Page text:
1. Carole says:

      I’m not sure why this is happening? Do the cats have access to your quail habitat and how are they getting inside?

  4. orene says:

    My back yard is open with large trees and bushes at the perimeter. Quail are not fenced but roam freely in and around the foliage. I live on a residential street and some of the neighbors have cats. I was enjoying a large family of quail with 9 baby chicks. One day they were here and the next – gone. I don’t hear their calls anymore. The only survivor of another family was dad and 3 adolescents. Now there is only one adolescent left, too young to determine sex. I so enjoy watching them from my kitchen window. There are junipers near the feeder, so I guess cats can hide in there. I am so frustrated. These cats are not feral. Can’t trap them because they are not hungry.

    1. Carole says:

      Well it’s the nature of a cat to kill birds. I had one growing up that even went after a baby rabbit, can you believe that? So, I’m not really sure what you can do short of fencing in your backyard to keep cats from getting in. I wish there was a better solution unfortunately I’m empty handed.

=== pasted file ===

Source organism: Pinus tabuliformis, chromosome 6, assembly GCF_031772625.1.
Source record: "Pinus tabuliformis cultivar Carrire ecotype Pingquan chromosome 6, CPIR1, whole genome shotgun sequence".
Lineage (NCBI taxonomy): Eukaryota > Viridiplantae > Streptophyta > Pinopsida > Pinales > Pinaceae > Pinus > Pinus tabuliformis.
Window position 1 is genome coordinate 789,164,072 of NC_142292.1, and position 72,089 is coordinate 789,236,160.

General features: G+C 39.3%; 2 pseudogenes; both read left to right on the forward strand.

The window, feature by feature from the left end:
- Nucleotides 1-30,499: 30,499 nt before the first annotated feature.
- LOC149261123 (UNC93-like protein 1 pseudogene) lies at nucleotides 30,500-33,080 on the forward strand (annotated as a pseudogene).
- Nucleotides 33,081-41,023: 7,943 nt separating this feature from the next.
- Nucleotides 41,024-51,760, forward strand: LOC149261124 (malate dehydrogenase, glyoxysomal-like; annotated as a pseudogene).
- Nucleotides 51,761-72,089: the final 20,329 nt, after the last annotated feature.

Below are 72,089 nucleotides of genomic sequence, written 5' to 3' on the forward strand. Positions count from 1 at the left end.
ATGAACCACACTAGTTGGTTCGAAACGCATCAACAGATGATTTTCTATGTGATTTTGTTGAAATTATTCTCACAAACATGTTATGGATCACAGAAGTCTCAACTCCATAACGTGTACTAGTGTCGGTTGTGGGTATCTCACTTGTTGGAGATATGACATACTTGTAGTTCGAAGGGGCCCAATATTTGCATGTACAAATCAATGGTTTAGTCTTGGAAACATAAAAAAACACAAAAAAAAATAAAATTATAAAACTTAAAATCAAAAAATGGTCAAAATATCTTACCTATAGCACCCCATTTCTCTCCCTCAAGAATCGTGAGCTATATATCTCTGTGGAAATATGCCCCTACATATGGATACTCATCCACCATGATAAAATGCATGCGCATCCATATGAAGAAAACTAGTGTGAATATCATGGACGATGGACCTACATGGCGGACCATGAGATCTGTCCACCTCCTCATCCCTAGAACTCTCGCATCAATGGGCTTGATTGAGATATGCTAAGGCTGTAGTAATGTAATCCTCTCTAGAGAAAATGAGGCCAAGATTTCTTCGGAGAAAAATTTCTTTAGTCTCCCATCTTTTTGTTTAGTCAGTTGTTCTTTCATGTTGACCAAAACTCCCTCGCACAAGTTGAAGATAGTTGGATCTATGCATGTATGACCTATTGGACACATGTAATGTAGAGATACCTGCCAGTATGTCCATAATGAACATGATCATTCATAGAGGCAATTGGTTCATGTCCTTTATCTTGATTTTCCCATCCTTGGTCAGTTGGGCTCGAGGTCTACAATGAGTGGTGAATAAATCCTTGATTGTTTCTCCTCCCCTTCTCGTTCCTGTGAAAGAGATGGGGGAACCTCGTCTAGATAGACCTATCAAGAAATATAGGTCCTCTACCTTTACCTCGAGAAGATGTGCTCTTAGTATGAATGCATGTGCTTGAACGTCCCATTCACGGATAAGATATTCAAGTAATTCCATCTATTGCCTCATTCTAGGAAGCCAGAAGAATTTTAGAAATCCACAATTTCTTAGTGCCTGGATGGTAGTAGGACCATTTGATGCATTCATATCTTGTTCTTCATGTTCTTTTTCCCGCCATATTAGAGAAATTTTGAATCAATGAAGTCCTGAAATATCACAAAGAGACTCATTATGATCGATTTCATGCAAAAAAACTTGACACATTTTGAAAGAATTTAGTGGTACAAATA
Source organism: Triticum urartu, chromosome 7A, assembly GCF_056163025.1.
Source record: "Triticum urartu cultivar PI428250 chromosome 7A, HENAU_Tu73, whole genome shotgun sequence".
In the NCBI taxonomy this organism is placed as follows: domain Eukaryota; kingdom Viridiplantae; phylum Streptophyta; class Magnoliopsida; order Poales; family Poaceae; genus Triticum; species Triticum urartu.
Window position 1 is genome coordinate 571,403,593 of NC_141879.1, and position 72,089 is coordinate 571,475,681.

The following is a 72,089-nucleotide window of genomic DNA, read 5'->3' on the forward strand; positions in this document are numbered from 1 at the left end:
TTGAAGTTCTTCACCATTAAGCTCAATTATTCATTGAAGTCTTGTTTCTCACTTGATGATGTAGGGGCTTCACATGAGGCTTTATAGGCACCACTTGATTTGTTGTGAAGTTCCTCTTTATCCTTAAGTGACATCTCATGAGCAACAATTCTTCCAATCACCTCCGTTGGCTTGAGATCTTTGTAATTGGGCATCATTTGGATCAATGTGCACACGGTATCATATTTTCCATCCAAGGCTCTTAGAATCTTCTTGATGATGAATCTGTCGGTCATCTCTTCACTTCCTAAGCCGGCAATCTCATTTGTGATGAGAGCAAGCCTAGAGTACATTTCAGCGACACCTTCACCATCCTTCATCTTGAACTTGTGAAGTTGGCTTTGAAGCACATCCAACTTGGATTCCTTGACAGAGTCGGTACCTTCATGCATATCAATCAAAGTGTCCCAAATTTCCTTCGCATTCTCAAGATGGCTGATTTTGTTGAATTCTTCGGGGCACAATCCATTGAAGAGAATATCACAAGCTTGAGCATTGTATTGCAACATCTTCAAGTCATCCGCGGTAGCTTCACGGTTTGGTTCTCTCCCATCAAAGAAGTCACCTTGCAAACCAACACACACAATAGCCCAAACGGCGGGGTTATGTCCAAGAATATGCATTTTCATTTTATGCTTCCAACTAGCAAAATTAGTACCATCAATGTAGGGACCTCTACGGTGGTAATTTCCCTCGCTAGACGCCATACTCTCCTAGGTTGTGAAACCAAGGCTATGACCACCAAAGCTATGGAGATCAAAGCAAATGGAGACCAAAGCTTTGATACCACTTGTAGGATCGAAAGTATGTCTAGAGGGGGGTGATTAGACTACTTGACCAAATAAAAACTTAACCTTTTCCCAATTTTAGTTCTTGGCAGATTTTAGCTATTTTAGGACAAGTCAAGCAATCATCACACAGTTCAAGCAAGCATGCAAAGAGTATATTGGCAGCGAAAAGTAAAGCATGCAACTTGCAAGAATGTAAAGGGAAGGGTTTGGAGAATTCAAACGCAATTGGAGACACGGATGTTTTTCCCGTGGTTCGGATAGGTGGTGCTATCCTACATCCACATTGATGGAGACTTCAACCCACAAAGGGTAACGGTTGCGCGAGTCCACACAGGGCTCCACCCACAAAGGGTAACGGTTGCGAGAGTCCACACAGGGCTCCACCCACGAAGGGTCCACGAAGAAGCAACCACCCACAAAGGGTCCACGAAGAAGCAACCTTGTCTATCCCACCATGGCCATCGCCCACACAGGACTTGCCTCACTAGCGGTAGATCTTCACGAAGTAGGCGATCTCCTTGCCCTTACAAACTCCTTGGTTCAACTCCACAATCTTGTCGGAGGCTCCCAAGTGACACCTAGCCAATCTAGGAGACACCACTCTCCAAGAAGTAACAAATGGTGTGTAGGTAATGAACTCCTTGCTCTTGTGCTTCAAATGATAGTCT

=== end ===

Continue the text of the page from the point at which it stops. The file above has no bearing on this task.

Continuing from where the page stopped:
I’m surprised the quail have stayed because normally they move on when their flock is in danger.

    2. Danielle Stansbury says:

      Try making a green house for the quail! I could not stand buy and watch as all my quail were being killed off one by one. I have one tuxedo red and soon a few more and have them a medium rabbit cage setup inside by a window where they can get sun. When I have there outsid pen built it will be where they will be safe from all pray. Good luck on your next batch!

      1. Carole says:

        I raise bobwhites to release as well for self reliance so a greenhouse wouldn’t be an option. Our sanctuary is in a fence area so we’ve never had an issue with quail predators. Glad you found something that works for you. Thanks for sharing.

  5. Morteza says:

    Dear. Carole
    Your article is very very usefull and i picked up good notes in it.
    Thanks too!

    1. Carole says:

      Glad it was helpful – you can find additional articles in the Quail Category in the menu.

      1. Morteza says:

        As a appreciation i have introduced your site to my friends and coworkers.
        Best Regards!

  6. Suzanne Dennis says: